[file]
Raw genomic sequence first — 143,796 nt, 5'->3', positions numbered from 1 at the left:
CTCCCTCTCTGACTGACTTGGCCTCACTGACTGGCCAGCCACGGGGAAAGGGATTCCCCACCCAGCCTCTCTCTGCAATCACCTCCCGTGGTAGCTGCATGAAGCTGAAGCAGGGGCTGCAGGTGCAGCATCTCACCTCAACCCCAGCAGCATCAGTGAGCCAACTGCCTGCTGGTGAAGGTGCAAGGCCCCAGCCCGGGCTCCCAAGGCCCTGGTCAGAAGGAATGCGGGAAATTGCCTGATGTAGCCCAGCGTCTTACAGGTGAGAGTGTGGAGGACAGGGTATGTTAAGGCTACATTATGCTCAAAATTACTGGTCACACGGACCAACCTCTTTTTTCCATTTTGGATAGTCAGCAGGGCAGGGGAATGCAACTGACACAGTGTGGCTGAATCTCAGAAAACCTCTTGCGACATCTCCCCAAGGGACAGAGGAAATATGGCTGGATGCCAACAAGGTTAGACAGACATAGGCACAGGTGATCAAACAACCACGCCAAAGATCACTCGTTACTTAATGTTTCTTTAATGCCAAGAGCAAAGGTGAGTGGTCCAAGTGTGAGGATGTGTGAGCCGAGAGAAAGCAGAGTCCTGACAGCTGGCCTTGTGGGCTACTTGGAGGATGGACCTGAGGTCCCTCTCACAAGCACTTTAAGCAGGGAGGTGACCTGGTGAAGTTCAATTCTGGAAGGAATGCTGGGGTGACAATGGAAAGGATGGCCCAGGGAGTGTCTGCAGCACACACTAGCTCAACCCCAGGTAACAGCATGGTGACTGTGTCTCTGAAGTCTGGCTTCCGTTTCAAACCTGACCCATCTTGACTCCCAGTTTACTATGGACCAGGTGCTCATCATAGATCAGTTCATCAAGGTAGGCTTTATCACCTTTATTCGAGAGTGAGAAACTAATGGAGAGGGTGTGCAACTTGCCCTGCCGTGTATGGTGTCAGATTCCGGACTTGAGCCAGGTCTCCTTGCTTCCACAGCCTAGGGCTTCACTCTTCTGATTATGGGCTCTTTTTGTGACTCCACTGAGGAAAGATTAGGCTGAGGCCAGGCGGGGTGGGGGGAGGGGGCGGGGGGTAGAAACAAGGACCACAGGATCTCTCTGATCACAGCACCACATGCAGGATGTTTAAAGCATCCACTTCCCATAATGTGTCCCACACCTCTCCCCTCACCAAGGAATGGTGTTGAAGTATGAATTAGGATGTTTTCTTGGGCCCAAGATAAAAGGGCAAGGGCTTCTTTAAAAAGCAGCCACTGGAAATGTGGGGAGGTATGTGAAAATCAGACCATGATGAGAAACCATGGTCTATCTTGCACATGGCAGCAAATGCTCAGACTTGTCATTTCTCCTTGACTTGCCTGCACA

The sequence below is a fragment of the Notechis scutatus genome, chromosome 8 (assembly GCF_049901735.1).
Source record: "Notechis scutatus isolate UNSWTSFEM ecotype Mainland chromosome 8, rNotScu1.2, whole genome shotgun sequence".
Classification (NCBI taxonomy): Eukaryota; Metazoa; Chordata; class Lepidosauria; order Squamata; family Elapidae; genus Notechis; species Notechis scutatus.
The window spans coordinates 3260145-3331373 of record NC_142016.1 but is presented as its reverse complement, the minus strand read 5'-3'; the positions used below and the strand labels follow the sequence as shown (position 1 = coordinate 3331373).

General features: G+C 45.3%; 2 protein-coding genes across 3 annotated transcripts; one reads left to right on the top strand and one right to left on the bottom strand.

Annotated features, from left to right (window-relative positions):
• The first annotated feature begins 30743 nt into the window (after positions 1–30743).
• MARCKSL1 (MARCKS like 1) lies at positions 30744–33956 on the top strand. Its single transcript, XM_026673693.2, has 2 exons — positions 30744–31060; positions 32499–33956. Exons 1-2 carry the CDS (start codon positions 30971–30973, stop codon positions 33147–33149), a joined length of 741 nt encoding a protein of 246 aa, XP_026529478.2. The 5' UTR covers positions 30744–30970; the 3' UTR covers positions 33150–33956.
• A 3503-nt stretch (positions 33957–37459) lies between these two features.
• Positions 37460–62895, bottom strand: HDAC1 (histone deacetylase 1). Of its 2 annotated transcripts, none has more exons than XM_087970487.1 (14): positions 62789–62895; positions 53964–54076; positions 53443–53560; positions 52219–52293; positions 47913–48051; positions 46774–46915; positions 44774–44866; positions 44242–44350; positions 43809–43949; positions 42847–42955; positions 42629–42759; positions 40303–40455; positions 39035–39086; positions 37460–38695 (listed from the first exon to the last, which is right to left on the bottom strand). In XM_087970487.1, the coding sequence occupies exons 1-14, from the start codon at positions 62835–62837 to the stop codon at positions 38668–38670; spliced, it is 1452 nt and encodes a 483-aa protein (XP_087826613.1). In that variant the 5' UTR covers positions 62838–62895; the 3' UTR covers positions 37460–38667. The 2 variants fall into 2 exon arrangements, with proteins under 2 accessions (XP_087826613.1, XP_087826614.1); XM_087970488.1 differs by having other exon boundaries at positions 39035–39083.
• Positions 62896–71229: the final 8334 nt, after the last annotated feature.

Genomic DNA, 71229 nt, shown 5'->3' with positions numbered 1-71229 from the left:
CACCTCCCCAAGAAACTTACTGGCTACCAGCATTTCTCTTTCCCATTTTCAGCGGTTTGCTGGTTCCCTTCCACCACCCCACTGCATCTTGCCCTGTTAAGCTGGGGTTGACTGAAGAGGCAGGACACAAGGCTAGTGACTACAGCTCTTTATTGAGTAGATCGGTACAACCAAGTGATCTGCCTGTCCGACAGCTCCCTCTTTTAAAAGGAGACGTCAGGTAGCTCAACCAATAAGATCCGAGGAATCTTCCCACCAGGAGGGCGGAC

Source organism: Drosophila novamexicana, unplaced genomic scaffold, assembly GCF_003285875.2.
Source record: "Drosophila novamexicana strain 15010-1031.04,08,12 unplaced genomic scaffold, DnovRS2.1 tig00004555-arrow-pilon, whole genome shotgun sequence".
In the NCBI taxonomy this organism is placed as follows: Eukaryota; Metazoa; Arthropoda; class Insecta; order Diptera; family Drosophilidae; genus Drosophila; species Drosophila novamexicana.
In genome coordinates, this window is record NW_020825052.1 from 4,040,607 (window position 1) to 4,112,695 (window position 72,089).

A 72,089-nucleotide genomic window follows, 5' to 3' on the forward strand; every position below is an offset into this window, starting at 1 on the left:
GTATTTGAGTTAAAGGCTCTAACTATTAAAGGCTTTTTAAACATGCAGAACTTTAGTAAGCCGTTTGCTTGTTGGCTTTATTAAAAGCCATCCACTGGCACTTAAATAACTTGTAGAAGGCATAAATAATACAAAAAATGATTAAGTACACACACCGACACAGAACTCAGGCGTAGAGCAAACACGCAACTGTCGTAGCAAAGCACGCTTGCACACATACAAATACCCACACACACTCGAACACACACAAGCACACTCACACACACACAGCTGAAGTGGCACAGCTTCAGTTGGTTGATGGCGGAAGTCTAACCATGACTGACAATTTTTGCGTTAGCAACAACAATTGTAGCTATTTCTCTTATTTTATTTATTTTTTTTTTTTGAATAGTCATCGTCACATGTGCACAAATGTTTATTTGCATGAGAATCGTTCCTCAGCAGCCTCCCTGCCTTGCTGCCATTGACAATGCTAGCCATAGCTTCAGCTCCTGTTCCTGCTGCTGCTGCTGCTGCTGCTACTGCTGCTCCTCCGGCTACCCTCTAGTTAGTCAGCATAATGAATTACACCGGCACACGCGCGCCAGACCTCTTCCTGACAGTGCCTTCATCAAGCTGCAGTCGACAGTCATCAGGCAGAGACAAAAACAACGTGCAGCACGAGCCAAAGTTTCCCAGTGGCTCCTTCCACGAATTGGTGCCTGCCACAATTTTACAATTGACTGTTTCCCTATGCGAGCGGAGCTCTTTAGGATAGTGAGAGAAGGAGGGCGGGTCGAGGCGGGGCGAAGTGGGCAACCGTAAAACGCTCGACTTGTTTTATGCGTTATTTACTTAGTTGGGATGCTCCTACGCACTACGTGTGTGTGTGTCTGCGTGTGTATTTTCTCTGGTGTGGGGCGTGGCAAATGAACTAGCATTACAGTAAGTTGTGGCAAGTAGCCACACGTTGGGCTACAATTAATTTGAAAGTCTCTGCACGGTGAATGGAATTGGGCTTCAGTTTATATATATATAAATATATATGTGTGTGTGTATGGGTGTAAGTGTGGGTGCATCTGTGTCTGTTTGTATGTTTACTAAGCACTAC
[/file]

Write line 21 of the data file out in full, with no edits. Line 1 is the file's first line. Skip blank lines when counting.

GTATTTGAGTTAAAGGCTCTAACTATTAAAGGCTTTTTAAACATGCAGAACTTTAGTAAGCCGTTTGCTTGTTGGCTTTATTAAAAGCCATCCACTGGCACTTAAATAACTTGTAGAAGGCATAAATAATACAAAAAATGATTAAGTACACACACCGACACAGAACTCAGGCGTAGAGCAAACACGCAACTGTCGTAGCAAAGCACGCTTGCACACATACAAATACCCACACACACTCGAACACACACAAGCACACTCACACACACACAGCTGAAGTGGCACAGCTTCAGTTGGTTGATGGCGGAAGTCTAACCATGACTGACAATTTTTGCGTTAGCAACAACAATTGTAGCTATTTCTCTTATTTTATTTATTTTTTTTTTTTGAATAGTCATCGTCACATGTGCACAAATGTTTATTTGCATGAGAATCGTTCCTCAGCAGCCTCCCTGCCTTGCTGCCATTGACAATGCTAGCCATAGCTTCAGCTCCTGTTCCTGCTGCTGCTGCTGCTGCTGCTACTGCTGCTCCTCCGGCTACCCTCTAGTTAGTCAGCATAATGAATTACACCGGCACACGCGCGCCAGACCTCTTCCTGACAGTGCCTTCATCAAGCTGCAGTCGACAGTCATCAGGCAGAGACAAAAACAACGTGCAGCACGAGCCAAAGTTTCCCAGTGGCTCCTTCCACGAATTGGTGCCTGCCACAATTTTACAATTGACTGTTTCCCTATGCGAGCGGAGCTCTTTAGGATAGTGAGAGAAGGAGGGCGGGTCGAGGCGGGGCGAAGTGGGCAACCGTAAAACGCTCGACTTGTTTTATGCGTTATTTACTTAGTTGGGATGCTCCTACGCACTACGTGTGTGTGTGTCTGCGTGTGTATTTTCTCTGGTGTGGGGCGTGGCAAATGAACTAGCATTACAGTAAGTTGTGGCAAGTAGCCACACGTTGGGCTACAATTAATTTGAAAGTCTCTGCACGGTGAATGGAATTGGGCTTCAGTTTATATATATATAAATATATATGTGTGTGTGTATGGGTGTAAGTGTGGGTGCATCTGTGTCTGTTTGTATGTTTACTAAGCACTAC